This is Thomas L. Knapp’s political bell curve. You can read what he has to say about it at the Center for a Stateless Society. I think that this is one of the better conceptions of a political spectrum in that it accounts for anarchism and movements such as anarcho-capitalism or right-libertarianism. It is also correct in distinguishing classical anarchists, classical liberals, and market anarchists from modern right-libertarians such as Ron Paul or anarcho-capitalists such as Murray Rothbard:
On the far Left (market anarchism) and the far Right (anarcho-capitalism), appetite for political government trails off to zero (which is why “Left” and “Right” libertarians have so much in common).
As we move toward the political center, that appetite grows. The “Left” and “Right” disagree on ends, but closer to that center, both see government as an acceptable means to their desired ends. And the center is a corrupting influence. As you get closer to it, you grow less willing to give up the means and more willing to give up the ends.
It is also spot-on in that it accounts for the similarity between left-wing authoritarian ideologies, such as those of Stalin and Mao, and right-wing authoritarian ideologies such as the fascism of Mussolini. Rothbard and Thoreau are questionable placements on this chart; arguably Rothbard should be further to the right, squarely within the anarcho-capitalists instead of the Paul/Rand libertarians, while Thoreau should be further to the left on the very fringes of classical liberalism.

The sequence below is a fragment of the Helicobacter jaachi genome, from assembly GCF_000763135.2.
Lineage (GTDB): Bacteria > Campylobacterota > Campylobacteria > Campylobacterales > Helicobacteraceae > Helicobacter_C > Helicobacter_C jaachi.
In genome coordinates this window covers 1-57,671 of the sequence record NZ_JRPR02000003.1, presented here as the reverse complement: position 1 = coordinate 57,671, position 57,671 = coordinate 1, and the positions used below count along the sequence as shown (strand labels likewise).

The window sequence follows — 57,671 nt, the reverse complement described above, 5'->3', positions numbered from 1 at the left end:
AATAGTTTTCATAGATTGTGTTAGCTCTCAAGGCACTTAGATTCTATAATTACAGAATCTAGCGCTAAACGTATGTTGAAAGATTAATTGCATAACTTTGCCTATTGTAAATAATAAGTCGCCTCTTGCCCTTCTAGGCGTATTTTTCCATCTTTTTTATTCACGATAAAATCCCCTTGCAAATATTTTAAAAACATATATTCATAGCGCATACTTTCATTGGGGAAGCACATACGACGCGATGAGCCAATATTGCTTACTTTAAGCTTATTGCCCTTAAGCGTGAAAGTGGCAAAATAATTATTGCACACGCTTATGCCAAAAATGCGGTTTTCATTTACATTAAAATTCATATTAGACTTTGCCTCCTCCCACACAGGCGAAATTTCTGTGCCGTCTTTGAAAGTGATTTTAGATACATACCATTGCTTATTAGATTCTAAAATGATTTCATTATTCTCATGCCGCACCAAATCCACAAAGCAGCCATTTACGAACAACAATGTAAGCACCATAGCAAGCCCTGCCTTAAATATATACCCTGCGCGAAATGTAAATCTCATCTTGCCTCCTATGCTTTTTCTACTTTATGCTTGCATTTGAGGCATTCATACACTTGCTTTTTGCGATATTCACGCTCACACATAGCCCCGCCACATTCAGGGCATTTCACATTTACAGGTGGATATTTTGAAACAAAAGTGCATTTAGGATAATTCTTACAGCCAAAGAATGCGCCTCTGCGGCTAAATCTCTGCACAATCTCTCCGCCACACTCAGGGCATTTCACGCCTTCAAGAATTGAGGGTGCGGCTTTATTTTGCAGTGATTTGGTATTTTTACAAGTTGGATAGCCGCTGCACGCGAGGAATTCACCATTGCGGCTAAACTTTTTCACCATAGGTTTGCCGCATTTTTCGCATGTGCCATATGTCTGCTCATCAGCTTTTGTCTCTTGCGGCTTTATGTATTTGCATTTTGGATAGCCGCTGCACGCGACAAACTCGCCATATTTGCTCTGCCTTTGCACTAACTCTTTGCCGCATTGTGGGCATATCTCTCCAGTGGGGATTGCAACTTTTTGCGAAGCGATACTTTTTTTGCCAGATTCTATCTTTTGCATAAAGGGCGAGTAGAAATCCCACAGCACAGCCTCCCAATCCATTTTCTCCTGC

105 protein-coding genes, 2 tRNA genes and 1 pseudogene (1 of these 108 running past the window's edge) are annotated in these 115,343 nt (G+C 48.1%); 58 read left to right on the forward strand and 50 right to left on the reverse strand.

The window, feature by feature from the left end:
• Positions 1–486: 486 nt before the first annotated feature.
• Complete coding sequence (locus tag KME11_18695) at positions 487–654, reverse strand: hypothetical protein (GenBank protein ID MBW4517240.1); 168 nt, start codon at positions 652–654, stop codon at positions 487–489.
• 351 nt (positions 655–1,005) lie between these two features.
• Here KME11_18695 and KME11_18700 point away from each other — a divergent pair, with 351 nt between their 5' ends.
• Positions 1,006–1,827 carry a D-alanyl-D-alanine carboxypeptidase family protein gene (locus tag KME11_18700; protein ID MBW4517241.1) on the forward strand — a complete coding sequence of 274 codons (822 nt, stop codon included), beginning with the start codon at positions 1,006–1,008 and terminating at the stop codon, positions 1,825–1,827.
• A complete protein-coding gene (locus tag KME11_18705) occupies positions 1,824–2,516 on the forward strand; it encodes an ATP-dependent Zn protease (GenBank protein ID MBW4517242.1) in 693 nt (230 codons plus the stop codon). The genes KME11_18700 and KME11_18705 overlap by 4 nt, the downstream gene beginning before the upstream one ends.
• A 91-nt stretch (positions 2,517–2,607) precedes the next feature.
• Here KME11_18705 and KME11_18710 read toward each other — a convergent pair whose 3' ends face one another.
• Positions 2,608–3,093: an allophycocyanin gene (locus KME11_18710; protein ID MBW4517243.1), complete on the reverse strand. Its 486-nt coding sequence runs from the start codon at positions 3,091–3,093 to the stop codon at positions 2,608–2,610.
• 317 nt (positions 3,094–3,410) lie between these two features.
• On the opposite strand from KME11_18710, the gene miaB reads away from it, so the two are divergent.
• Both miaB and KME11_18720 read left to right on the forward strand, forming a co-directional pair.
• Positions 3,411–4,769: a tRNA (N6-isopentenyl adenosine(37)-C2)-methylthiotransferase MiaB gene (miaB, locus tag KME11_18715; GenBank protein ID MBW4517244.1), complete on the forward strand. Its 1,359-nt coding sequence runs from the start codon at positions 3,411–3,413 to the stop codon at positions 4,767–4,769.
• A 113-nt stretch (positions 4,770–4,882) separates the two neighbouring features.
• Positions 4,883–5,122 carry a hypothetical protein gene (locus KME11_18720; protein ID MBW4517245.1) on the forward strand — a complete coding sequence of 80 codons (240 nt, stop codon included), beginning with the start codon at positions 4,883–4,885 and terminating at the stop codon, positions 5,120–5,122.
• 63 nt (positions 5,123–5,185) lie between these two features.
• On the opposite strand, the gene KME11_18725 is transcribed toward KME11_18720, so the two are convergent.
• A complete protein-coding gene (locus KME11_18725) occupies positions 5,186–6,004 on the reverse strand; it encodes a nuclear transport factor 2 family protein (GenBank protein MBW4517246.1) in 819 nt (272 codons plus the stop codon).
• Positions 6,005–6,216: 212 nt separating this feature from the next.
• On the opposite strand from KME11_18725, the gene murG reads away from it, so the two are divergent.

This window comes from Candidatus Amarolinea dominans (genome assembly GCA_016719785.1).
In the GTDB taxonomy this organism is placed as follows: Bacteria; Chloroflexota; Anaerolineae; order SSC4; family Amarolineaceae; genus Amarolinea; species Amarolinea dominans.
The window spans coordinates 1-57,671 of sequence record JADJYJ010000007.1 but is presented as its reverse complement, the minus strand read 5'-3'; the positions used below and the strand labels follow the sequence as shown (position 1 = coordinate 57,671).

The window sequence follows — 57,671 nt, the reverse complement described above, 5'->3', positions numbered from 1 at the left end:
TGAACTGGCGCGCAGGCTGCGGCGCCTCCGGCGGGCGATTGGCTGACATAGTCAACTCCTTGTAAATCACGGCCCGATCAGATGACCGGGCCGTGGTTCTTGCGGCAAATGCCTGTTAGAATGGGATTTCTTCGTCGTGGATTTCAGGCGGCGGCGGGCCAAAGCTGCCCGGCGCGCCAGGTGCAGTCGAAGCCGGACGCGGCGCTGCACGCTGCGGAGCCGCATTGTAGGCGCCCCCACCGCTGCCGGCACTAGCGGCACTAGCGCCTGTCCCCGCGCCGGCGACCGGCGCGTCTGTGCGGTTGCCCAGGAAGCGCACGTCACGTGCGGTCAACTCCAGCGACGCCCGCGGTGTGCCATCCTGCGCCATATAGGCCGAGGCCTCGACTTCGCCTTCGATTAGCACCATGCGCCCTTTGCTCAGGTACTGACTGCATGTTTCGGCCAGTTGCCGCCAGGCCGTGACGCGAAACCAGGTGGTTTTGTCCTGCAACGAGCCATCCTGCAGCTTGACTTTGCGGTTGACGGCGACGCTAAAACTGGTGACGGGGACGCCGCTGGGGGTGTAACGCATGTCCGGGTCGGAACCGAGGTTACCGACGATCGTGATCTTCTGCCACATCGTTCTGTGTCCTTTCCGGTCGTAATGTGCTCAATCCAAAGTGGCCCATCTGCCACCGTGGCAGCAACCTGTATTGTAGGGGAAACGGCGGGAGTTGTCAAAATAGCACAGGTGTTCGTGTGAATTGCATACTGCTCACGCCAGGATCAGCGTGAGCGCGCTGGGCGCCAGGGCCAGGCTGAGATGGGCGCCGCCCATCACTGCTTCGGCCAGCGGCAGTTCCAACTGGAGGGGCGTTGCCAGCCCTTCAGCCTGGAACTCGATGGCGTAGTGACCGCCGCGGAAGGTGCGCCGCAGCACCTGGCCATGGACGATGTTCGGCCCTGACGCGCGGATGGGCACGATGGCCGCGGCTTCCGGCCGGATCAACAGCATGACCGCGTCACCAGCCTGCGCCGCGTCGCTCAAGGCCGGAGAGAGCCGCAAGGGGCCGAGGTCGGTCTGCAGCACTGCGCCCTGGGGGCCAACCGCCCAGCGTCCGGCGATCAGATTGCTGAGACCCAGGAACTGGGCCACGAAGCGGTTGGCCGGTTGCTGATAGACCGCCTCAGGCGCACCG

Here is a chart by Jesus Huerta de Soto that plots political ideologies on an axis of pro-state/anti-state and pro-private property/anti-private property:
This bucks typical the right-left paradigm, which is good. The left-right paradigm is relevant only in the context of the internal party politics of any given state. It has never been an accurate way to contrast ideologies and regimes across history. This, like Knapp’s bell curve, helps to explain the similarities in the authoritarian left (e.g. Stalinists) and the authoritarian right (e.g. Nazis, fascists). It may show too much sympathy to classical liberals, some of whom placed limits on private property (Locke’s provisos) and most of whom believed in states and social contracts. That is, it is questionable if “classical liberals” should be almost straddling the line between statists and anti-statists.